An Artist with Animal Instincts

Q&A with acclaimed Western artist Susan Bell
NWSS #1, oil



Colorado artist Susan Bell has garnered numerous accolades over the years for her oil paintings and sculptures, which have been shown in museums and galleries across the West. When she paints livestock at Denver’s National Western Stock Show, crowds gather to admire her work.

But perhaps her highest compliment came from Cream drummer Ginger Baker’s cat, who took one look at a life-size cat that portrait Bell created and hissed because the painting looked so real.

The 62-year-old artist, who lives in Sedalia, took time away from creating art and helping children through equine-assisted therapy to chat with Colorado Expression magazine. The interview has been edited for length and clarity.

I know you’re a Colorado native. Where did you grow up, and did it inspire you in any way to become an artist?

I grew up in Denver. Where we lived, which was Harvey Park, it wasn’t much south of Hampden. Actually, my cousin and I had horses and they lived right off Hampden, between Sheridan and Wadsworth. We rode our horses all over. There was nothing there— there was no development. Greenwood Village was like a farm, as was Cherry Hills. Other than that, there wasn’t anything. From Denver west to Colorado Springs, you could always see herds of antelope. So I think growing up here definitely inspired me because you always had the mountains to the west to see, and they were so beautiful, and there was lots of wildlife.


Todo Va a Estar Bien, oil

As the developments commenced, I’d be in the car, driving with my dad, and I would get rid of it in my mind and just look at all the nature. So I developed a way to just not look at the things that were happening. When you are doing art, you choose what you want to put in for composition purposes and you get rid of what you don’t want. I think I developed an early ability to do that.

What do you love about painting animals, and about animals in general?

I’ve always loved animals. They’re beautiful, all of them, and they’re authentic. Then within the species, the individuals are so different and interesting. I’m most interested in how they interact with each other and other species and in their environment, and what they do.

You seem to have an affinity for painting en plein air. When you’re painting outside, do you have a favorite time of day when creativity or inspiration feels stronger in terms of the light?


All photos courtesy of Susan Bell. Sally’s Horses

In the middle of the day, things tend to be flat and it’s not the most beautiful light. The most dramatic light is always early in the morning, and then later in the evening because the shadows are pronounced, and the colors change a little bit. Also, winter is better than anything.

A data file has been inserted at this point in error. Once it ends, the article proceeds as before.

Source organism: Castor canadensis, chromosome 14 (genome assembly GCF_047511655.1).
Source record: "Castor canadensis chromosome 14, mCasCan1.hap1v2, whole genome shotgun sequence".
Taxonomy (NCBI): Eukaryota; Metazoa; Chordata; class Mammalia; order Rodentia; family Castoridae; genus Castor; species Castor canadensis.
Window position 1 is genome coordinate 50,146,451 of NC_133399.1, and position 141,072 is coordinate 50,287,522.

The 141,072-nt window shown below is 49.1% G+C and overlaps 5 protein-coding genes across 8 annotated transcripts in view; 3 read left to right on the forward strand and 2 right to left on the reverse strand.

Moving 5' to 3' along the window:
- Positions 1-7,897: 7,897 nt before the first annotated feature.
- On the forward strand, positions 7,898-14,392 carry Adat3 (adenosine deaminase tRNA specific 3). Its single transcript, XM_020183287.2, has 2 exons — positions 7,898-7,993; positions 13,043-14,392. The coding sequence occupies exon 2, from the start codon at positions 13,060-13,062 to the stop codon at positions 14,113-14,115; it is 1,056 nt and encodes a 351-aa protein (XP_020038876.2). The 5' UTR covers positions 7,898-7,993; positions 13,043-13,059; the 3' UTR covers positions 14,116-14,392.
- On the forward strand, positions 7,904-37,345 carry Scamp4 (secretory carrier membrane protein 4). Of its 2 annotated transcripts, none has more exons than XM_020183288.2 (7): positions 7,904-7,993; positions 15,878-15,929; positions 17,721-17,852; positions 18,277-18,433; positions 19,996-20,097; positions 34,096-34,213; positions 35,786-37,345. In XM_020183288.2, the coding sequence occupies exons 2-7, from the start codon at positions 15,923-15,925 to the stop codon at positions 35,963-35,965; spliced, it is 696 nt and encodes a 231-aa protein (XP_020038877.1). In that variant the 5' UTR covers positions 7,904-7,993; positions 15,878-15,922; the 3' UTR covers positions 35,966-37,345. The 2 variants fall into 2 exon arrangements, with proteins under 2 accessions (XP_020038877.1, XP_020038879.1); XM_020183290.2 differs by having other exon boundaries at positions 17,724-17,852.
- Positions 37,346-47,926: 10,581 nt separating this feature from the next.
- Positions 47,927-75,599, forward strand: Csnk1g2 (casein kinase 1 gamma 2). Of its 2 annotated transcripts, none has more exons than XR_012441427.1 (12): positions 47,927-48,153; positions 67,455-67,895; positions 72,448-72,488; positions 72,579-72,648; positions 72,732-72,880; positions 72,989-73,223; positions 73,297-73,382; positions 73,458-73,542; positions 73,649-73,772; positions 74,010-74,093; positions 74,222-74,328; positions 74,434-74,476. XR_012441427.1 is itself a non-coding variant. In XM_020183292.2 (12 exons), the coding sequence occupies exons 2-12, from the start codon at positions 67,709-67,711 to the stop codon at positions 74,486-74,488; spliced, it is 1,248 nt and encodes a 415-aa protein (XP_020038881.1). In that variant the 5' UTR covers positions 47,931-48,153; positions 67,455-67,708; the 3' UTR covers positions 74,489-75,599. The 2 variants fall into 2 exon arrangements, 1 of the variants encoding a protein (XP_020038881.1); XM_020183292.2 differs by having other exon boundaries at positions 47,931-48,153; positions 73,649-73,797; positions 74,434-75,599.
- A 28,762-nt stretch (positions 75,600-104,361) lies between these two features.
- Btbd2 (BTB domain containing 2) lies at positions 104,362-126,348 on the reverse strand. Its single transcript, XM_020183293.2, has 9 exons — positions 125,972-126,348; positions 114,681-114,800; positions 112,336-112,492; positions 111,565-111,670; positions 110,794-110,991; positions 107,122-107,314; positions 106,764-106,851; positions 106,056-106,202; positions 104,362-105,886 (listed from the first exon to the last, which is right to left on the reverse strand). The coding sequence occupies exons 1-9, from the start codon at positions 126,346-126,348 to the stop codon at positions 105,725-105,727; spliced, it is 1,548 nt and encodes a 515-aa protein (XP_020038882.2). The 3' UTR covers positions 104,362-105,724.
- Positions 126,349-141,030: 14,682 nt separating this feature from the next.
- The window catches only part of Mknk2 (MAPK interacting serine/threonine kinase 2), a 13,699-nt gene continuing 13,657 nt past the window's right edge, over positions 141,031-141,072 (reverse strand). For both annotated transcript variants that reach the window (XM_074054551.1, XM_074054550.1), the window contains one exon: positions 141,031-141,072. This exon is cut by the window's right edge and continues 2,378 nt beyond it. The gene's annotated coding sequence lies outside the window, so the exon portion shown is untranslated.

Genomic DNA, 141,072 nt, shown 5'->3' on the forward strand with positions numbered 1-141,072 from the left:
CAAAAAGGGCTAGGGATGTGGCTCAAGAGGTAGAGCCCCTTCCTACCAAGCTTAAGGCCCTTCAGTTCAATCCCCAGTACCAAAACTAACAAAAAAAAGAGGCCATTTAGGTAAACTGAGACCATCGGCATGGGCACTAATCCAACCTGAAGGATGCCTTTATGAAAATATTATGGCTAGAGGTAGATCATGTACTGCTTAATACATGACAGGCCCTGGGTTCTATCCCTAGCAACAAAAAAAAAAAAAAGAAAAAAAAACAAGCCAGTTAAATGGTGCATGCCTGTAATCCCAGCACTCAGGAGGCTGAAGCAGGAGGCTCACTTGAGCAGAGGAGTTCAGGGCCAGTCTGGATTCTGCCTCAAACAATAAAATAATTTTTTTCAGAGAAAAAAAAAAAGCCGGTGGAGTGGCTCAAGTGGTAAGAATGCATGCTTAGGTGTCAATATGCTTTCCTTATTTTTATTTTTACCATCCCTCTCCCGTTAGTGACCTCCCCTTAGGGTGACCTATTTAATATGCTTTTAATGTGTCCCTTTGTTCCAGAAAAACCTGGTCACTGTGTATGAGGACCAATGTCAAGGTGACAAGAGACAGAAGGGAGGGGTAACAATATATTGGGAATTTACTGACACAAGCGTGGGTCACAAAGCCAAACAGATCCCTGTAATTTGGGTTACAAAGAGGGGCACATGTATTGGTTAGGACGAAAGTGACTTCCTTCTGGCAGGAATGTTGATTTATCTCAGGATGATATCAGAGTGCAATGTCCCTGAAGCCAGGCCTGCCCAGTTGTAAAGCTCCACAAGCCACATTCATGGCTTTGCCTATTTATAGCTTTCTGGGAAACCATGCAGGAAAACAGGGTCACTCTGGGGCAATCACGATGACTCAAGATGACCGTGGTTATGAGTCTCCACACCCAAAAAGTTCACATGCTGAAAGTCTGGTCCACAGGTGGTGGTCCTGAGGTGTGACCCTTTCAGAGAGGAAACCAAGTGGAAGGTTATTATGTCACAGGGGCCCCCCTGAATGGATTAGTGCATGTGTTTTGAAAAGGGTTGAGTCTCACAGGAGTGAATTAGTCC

Not that it’s easy because it could be freezing, but really, it’s great. Think about how bright white snow is, and how dark and blue and purple the shadows are. It’s just dramatic. And then if the sun starts setting, it’s pink. Winter’s just really the best.

You also have some beautiful work where you use buttons and beads in some of your pieces, which seems like they’d require an amount of precision to create. What’s that experience like?


Purple Twilight, oil

That happened because my mother passed away and ladies used to save buttons. If a shirt turned into a rag, they’d cut the buttons off. So when she passed away, she left me with all these buttons, which I was not going to sew with. But they were really cool.

I always thought Huichol art was really beautiful, so that inspired me. I paint in the morning, but then in the afternoon I sit down and listen to a book on tape, and that’s kind of a meditation just to place the buttons and the beads. I use combinations of glue and wax to keep them adhered.

What is your work with children for equine-assisted therapy like?


A pet portrait Pointer

This one little boy came, and he was just so tied in a knot. Every part of him was tense and curled in. By the time he did horse therapy for a summer, he was like a little noodle: totally relaxed. His mom said it’s changed everything with her family.

View Susan Bell’s art

Gallery 1505
1505 South Pearl St. in Denver


Susan Bell and Tordilla

Cheyenne Frontier Days Old West Museum
July 22-31
4610 Carey Ave. in Cheyenne, Wyo.

Award-winning journalist Jen Reeder is former president of the Dog Writers Association of America. Visit her online at

Categories: Art & Design